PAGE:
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Please use this identifier to cite or link to this item: http://hdl.handle.net/10204/539

Title: Hydrological science in South Africa: 1995-1998
Authors: Ashton, PJ
Maaren, H
McKenzie, RS
Orpen, WRG
Pitman, W
Rooseboom, A
Schulze, RE
Van Rooyen, PG
Van Vuuren, SJ
Keywords: Water resources
National water Act
Land management
Hydrological sciences
Surface water
Water resources systems analysis
Water quality
Sediment transport
Remote sensing
Atmospheric-soil-vegetation interaction
Issue Date: Jun-1999
Publisher: Bureau Scientific Publishers
Citation: Ashton, PJ, et al. 1999. Hydrological science in South Africa: 1995-1998. South African Journal of Science, vol. 95, 7 June, pp 259-268
Abstract: This paper presents recent progress in the hydrological sciences in South Africa as reported to the International Association of Hydrological Sciences on a 4-year basis. It covers hydrology in its broadest sense, in terms of water quantity and quality, surface and groundwater, from both a scientific and a water management perspective. Water is South Africa’s most precious natural resource. Ground- water resources are relatively meagre; therefore South Africa’s major water supplies are and will always be derived mainly from surface water. The erratic flow regime of most South Africa’s rivers has led to the construction of dams so as to harness the water resources. Growth in reservoir constructions was rapid in the second half of the 20th century. In 1950 total storage capacity was about 3 billion cubic metres, and this has since grown tenfold to the present figure of 30 billion cubic metres.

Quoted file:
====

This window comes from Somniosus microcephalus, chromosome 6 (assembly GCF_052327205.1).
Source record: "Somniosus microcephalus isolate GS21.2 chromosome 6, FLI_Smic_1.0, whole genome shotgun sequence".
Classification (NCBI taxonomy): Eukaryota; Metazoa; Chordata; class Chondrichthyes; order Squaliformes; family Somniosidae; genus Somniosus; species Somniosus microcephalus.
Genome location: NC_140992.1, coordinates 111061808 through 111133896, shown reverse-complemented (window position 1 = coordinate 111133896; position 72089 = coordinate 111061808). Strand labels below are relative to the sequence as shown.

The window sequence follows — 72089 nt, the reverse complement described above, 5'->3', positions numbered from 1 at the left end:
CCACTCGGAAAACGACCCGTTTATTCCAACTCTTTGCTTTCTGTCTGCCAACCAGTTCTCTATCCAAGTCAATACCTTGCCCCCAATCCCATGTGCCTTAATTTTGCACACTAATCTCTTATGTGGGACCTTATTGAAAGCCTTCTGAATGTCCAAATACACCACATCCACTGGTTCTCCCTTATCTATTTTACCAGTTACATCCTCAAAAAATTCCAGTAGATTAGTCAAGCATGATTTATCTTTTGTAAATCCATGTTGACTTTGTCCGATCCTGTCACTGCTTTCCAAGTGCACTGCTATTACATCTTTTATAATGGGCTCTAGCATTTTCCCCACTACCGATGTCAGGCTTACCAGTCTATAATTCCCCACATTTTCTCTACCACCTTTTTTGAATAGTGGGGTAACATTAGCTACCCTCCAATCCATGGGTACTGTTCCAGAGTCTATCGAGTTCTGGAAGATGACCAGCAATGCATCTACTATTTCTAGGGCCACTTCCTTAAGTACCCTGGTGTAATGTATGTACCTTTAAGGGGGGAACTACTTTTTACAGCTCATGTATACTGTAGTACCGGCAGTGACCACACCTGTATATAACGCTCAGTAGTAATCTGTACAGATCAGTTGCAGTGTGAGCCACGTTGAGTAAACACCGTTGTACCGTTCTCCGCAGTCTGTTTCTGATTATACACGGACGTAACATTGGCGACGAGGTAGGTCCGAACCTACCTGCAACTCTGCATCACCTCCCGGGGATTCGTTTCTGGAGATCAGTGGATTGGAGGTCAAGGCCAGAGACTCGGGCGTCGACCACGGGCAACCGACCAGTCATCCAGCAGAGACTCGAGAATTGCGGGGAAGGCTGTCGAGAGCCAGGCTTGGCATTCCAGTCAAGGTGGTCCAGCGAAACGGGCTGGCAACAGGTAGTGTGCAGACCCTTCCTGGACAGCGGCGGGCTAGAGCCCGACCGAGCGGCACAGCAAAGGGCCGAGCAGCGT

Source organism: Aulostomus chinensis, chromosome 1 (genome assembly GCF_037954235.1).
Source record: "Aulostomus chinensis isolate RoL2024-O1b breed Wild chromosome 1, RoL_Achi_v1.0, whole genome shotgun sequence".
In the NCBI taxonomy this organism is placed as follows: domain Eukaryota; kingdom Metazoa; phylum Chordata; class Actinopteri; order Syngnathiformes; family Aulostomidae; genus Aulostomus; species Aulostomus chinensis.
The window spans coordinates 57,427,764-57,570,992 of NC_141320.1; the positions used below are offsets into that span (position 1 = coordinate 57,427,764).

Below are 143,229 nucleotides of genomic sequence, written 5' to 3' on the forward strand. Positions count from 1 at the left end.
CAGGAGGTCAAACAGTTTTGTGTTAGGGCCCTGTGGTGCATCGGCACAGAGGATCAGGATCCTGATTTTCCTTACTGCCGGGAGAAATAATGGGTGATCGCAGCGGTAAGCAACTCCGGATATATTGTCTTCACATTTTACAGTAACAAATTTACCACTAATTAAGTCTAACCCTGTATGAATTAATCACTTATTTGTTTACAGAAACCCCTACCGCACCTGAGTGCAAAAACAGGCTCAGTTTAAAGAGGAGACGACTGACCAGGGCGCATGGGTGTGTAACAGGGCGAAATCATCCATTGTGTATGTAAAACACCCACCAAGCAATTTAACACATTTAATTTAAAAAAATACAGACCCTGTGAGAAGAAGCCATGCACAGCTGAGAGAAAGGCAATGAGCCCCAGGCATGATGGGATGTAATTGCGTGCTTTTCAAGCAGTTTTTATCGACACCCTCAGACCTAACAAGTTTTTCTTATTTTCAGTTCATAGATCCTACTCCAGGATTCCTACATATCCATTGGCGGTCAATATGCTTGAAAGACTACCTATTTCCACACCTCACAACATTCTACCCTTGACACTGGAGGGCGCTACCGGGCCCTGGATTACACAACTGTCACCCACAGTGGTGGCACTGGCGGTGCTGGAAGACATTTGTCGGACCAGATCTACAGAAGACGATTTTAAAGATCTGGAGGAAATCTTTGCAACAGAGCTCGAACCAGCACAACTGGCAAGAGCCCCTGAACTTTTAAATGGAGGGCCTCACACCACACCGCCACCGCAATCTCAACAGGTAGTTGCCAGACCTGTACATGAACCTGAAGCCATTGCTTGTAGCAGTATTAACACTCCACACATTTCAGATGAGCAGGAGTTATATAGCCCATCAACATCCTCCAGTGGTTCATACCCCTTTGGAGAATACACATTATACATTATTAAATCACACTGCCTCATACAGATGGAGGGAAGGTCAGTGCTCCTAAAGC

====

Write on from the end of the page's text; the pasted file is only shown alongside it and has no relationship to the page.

Description: Copyright: 1999 Bureau Scientific Publishers
URI: http://hdl.handle.net/10204/539
ISSN: 0038-2353
Appears in Collections:Environmental management
Water resources and human health
General science, engineering & technology

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